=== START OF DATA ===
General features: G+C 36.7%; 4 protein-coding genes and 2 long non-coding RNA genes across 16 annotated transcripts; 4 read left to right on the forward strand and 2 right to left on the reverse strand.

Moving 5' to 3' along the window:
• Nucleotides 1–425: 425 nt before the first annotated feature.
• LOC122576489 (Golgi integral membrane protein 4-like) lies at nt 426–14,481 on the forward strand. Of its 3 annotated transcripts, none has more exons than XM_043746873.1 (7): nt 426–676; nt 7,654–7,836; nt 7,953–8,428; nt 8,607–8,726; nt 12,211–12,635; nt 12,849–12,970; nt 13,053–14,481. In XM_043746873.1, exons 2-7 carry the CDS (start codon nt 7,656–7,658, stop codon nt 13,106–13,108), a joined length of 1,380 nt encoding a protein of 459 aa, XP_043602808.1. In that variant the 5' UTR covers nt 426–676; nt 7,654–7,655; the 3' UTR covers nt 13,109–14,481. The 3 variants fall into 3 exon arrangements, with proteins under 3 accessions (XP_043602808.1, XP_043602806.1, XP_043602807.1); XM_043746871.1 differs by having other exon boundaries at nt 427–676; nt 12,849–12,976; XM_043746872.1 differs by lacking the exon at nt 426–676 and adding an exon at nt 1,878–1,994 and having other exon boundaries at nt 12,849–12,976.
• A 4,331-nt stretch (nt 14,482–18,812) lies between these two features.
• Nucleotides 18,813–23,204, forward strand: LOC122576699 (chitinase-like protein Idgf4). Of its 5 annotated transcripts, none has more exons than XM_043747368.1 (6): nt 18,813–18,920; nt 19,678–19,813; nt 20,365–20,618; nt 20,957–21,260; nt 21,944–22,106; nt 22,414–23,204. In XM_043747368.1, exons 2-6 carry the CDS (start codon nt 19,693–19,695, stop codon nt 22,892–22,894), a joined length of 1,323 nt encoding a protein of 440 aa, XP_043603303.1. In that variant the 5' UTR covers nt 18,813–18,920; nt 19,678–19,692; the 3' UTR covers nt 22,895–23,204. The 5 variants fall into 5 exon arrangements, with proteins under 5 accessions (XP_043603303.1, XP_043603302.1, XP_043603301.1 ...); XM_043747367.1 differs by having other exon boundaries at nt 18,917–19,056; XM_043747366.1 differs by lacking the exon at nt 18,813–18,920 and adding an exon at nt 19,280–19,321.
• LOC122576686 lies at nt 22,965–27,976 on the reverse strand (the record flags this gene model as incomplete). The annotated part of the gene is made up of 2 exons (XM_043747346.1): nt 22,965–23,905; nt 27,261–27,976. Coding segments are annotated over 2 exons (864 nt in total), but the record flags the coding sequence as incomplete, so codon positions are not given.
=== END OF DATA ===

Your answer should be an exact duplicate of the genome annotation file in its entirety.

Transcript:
General features: G+C 36.7%; 4 protein-coding genes and 2 long non-coding RNA genes across 16 annotated transcripts; 4 read left to right on the forward strand and 2 right to left on the reverse strand.

Moving 5' to 3' along the window:
• Nucleotides 1–425: 425 nt before the first annotated feature.
• LOC122576489 (Golgi integral membrane protein 4-like) lies at nt 426–14,481 on the forward strand. Of its 3 annotated transcripts, none has more exons than XM_043746873.1 (7): nt 426–676; nt 7,654–7,836; nt 7,953–8,428; nt 8,607–8,726; nt 12,211–12,635; nt 12,849–12,970; nt 13,053–14,481. In XM_043746873.1, exons 2-7 carry the CDS (start codon nt 7,656–7,658, stop codon nt 13,106–13,108), a joined length of 1,380 nt encoding a protein of 459 aa, XP_043602808.1. In that variant the 5' UTR covers nt 426–676; nt 7,654–7,655; the 3' UTR covers nt 13,109–14,481. The 3 variants fall into 3 exon arrangements, with proteins under 3 accessions (XP_043602808.1, XP_043602806.1, XP_043602807.1); XM_043746871.1 differs by having other exon boundaries at nt 427–676; nt 12,849–12,976; XM_043746872.1 differs by lacking the exon at nt 426–676 and adding an exon at nt 1,878–1,994 and having other exon boundaries at nt 12,849–12,976.
• A 4,331-nt stretch (nt 14,482–18,812) lies between these two features.
• Nucleotides 18,813–23,204, forward strand: LOC122576699 (chitinase-like protein Idgf4). Of its 5 annotated transcripts, none has more exons than XM_043747368.1 (6): nt 18,813–18,920; nt 19,678–19,813; nt 20,365–20,618; nt 20,957–21,260; nt 21,944–22,106; nt 22,414–23,204. In XM_043747368.1, exons 2-6 carry the CDS (start codon nt 19,693–19,695, stop codon nt 22,892–22,894), a joined length of 1,323 nt encoding a protein of 440 aa, XP_043603303.1. In that variant the 5' UTR covers nt 18,813–18,920; nt 19,678–19,692; the 3' UTR covers nt 22,895–23,204. The 5 variants fall into 5 exon arrangements, with proteins under 5 accessions (XP_043603303.1, XP_043603302.1, XP_043603301.1 ...); XM_043747367.1 differs by having other exon boundaries at nt 18,917–19,056; XM_043747366.1 differs by lacking the exon at nt 18,813–18,920 and adding an exon at nt 19,280–19,321.
• LOC122576686 lies at nt 22,965–27,976 on the reverse strand (the record flags this gene model as incomplete). The annotated part of the gene is made up of 2 exons (XM_043747346.1): nt 22,965–23,905; nt 27,261–27,976. Coding segments are annotated over 2 exons (864 nt in total), but the record flags the coding sequence as incomplete, so codon positions are not given.